In 1986, the US waged an undeclared proxy naval war to deter Iran from attacking oil tankers in the Persian Gulf. The US won of course and Iran lacked any effective riposte. This US operation played a decisive role in compelling Iran to accept peace in the Iran-Iraq war.
And it may have prompted Iranian leaders to decide: We need an effective counter-deterrent against the US. The US would have been much more reluctant to protect Kuwaiti tankers against a nuclear Iran. An Iranian nuclear bomb would act as a "Keep Out" sign to frighten the US away from a now truly Persian Gulf.
In other words, an atomic bomb would serve Iran's hegemonic ambitions rather than its apocalyptic fantasies. It is a useful weapon sought by rational people. That is precisely why it is dangerous and must be stopped.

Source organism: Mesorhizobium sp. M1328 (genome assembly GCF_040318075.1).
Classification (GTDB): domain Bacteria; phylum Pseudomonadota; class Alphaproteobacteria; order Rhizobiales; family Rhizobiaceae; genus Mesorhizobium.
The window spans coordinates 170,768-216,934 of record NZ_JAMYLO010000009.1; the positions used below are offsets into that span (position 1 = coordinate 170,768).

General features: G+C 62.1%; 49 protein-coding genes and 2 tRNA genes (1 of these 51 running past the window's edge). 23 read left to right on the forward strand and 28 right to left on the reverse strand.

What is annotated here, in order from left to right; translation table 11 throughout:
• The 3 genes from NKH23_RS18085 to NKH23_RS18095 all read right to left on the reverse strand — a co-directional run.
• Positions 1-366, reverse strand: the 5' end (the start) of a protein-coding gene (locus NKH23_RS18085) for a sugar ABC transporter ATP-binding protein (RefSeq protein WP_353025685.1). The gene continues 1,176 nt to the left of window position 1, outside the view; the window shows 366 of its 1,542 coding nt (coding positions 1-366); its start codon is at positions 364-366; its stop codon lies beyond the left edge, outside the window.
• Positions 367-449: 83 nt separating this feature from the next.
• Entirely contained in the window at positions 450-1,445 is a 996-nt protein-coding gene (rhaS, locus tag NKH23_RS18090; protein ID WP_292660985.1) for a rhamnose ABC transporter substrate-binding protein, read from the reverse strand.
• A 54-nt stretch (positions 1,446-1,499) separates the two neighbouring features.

It would be very nice if we could have an enlightened debate framed in this way. Clearly, insofar as Iran is a despotic, illiberal regime and an enemy of the United States, a nuclear Iran is a highly undesirable prospect. The question of whether that prospect--of an Iran one step closer to regional hegemony--is so unacceptable as to merit, as a last resort, a preemptive American military strike, which also comes with huge downside risk, should be at the forefront of public discussion, not to mention the presidential campaign.
Instead, we have a situation in which the vice president of the United States goes on Hugh Hewitt's radio show and tries his hand at deciphering Shiite eschatology in order to suggest that Iran's leaders might, in fact, be suicidal maniacs after all. (And hey, if there's a one percent chance that they are...) To put it mildly, this does not foster the sort of reasoned discourse we need. Under these circumstances it becomes easier to understand why some liberals tend to view any discussion of a military response to Iran's nuclear ambitions as irresponsible saber-rattling.